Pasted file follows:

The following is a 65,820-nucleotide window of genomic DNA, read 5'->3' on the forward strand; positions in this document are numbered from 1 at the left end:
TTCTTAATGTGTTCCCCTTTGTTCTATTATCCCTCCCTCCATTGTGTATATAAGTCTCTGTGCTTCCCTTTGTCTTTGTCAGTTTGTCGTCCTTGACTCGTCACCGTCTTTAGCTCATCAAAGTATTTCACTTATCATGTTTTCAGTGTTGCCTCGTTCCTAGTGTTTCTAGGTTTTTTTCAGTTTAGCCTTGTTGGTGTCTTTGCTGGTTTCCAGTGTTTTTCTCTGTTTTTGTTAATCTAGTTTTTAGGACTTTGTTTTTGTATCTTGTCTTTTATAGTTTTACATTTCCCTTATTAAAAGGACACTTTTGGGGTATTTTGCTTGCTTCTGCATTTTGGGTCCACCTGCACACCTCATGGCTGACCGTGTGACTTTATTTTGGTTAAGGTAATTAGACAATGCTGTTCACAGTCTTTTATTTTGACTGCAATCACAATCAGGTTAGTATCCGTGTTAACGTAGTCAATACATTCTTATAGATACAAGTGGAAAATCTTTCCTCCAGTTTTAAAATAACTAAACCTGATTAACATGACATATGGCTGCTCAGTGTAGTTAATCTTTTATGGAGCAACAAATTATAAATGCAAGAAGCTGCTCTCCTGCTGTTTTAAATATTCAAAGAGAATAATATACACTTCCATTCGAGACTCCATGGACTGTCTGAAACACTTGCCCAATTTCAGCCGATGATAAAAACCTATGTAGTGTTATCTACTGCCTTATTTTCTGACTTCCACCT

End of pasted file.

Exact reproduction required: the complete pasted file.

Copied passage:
The following is a 65,820-nucleotide window of genomic DNA, read 5'->3' on the forward strand; positions in this document are numbered from 1 at the left end:
TTCTTAATGTGTTCCCCTTTGTTCTATTATCCCTCCCTCCATTGTGTATATAAGTCTCTGTGCTTCCCTTTGTCTTTGTCAGTTTGTCGTCCTTGACTCGTCACCGTCTTTAGCTCATCAAAGTATTTCACTTATCATGTTTTCAGTGTTGCCTCGTTCCTAGTGTTTCTAGGTTTTTTTCAGTTTAGCCTTGTTGGTGTCTTTGCTGGTTTCCAGTGTTTTTCTCTGTTTTTGTTAATCTAGTTTTTAGGACTTTGTTTTTGTATCTTGTCTTTTATAGTTTTACATTTCCCTTATTAAAAGGACACTTTTGGGGTATTTTGCTTGCTTCTGCATTTTGGGTCCACCTGCACACCTCATGGCTGACCGTGTGACTTTATTTTGGTTAAGGTAATTAGACAATGCTGTTCACAGTCTTTTATTTTGACTGCAATCACAATCAGGTTAGTATCCGTGTTAACGTAGTCAATACATTCTTATAGATACAAGTGGAAAATCTTTCCTCCAGTTTTAAAATAACTAAACCTGATTAACATGACATATGGCTGCTCAGTGTAGTTAATCTTTTATGGAGCAACAAATTATAAATGCAAGAAGCTGCTCTCCTGCTGTTTTAAATATTCAAAGAGAATAATATACACTTCCATTCGAGACTCCATGGACTGTCTGAAACACTTGCCCAATTTCAGCCGATGATAAAAACCTATGTAGTGTTATCTACTGCCTTATTTTCTGACTTCCACCT